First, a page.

You Don’t Have to Know Everything

FlightBridgeED - Blogs - You Don't Have to Know Everything by Cody Winniford

by Cody Winniford BA, EMT-P, CCP-C, FP-C

I picked up a new book the other day called The Personal MBA by Josh Kaufman. Within the first few pages, I got hit with a couple of fantastic gems that translate so well to our world. I will be adapting some of Josh’s concepts to us so that you can walk away with some of the same motivation and inspiration that I did.

You Don’t Need to Know It All

This one is an easy principle to violate. There is so much that we have to know in the world of resuscitation and transport operations that we can “over-train” and overindulge in the pursuit of trying to remember every trivial piece of information available. Kaufman goes on to elaborate on something that I believe is key and essential. Whereas every trivial bit of information has a place, we are better served by understanding (very deeply) sets of core concepts from which we can operate. The terrific thing about this is that, in our world, the core concepts are already defined for us and pretty concrete.

The core concept of oxygen delivery forms the foundation of all of my thought processes when approaching a sick patient. Do they have oxygen in their arterial system? This leads you to evaluate airway control and begin to develop a strategy for oxygenating the patient. Is the patient losing (through hemorrhage) their ability to carry that oxygen to the tissues, or do they have a problem (thinking acidosis) with how well or poorly that oxygen is loaded/offloaded? Finally, the last thing to consider is a problem with cardiac output, but it is the most important part. We evaluate the patient for heart rate issues and then focus on augmenting stroke volume with fluids and vasopressors as needed.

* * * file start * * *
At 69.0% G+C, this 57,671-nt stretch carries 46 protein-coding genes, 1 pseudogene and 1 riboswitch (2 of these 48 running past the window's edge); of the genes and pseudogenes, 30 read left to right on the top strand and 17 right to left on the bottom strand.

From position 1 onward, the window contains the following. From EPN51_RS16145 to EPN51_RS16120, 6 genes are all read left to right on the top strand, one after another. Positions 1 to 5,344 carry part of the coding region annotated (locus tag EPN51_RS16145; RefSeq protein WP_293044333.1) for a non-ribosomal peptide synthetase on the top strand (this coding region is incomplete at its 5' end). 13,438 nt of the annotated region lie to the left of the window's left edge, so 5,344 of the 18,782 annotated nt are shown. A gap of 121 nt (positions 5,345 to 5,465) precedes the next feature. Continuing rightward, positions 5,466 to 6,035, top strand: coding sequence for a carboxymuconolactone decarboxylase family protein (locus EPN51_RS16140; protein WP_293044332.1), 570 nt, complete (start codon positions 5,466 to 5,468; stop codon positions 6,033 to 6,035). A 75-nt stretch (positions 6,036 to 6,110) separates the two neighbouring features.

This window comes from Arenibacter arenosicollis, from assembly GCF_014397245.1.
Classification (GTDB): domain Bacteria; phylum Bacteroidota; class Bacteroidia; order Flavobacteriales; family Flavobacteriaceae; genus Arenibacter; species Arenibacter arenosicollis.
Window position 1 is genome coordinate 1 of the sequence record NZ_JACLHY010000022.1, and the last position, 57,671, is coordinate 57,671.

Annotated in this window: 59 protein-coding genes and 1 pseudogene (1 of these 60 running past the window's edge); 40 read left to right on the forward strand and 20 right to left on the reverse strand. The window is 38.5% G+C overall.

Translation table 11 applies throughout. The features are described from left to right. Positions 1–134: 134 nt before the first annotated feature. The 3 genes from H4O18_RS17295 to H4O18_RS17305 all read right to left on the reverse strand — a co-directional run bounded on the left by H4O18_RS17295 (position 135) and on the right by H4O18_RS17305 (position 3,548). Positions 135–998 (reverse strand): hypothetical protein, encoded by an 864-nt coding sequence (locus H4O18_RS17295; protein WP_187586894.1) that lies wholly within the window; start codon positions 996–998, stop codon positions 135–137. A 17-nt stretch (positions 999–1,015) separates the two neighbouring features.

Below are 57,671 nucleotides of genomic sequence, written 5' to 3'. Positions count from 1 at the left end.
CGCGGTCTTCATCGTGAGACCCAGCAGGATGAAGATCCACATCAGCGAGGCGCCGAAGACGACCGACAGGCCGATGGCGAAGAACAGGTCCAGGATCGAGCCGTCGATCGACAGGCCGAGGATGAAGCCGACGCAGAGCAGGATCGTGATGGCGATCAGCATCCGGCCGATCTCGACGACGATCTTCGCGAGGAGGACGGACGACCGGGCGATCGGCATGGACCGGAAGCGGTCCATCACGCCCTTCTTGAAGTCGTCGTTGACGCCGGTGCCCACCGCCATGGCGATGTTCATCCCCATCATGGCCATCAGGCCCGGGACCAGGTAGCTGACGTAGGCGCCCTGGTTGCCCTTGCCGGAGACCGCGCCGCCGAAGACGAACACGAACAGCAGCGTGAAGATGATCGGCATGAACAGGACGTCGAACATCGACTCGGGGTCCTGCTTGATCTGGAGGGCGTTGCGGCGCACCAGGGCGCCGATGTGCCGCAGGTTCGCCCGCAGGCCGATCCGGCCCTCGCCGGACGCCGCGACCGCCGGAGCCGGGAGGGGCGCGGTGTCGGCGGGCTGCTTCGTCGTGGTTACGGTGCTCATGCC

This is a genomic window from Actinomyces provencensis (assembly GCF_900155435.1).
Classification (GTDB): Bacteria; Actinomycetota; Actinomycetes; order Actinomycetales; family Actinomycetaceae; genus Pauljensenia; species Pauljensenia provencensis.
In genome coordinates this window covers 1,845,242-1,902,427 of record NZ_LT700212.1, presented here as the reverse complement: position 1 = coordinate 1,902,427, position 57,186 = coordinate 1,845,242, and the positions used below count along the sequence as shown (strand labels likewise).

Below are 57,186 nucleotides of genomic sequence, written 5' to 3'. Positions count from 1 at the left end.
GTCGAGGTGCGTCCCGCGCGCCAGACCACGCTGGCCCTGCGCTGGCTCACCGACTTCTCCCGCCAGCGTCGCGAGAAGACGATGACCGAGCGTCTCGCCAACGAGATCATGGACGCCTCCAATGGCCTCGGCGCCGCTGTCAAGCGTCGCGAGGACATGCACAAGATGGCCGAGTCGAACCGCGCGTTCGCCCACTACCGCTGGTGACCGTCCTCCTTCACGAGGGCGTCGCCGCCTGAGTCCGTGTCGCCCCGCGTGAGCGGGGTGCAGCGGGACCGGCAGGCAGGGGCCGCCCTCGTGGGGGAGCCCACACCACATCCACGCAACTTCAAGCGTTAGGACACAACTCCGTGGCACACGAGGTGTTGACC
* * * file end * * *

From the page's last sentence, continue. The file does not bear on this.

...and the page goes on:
Core concepts of mechanical ventilation are key and essential to safely managing the oxygenation and ventilation of intubated patients. At the core is the simple arithmetic of minute ventilation: VE = Vt x RR. If poorly controlled, the two elements of volume (Vt) and rate (RR) can be detrimental to the patient. Modes of ventilation and their evidentiary support mean nothing if the core concepts are poorly applied.

A quote from the book by Jack Welch highlights the simplicity of business and tickles the core of what I am getting at here:

“People always overestimate how complex business is.”

-Jack Welch

I see this time and again out in the world of critical care from both the operational side of things and the educational. We overestimate how complex the human machine is to manage. Yet, we can become enamored and bogged down in the methods we use to address these problems, which, most of the time, are not so simple to fix. We are inundated with new tools begging for the evidentiary support to be “THE” solution to a particular problem. Which vasopressor works better in the setting of XYZ type of shock? Which ventilator or mode of ventilation is better for ARDS? Now, in the pursuit of answering these questions and gathering evidence, we can advance our understanding of the core concepts, but the unchanging core concepts are still there underneath all of the studies and debates.

If the core concepts are so concrete and well defined, after all, it is science, why do we not all just think simply about the problems and implement the simple solutions? I believe that this is where the human factor begins to influence things. It is not that the concepts are difficult to understand and apply, it is our conceptualization and the mental models we have built around those concepts that hamper performance. Accurate and simple mental models are the key building blocks for the scaffolds of concepts that we use on a daily basis to take care of patients.

By filling in the spaces between the scaffolds with excellent evidence-based interventions, we have an excellent framework for approaching the critically ill.

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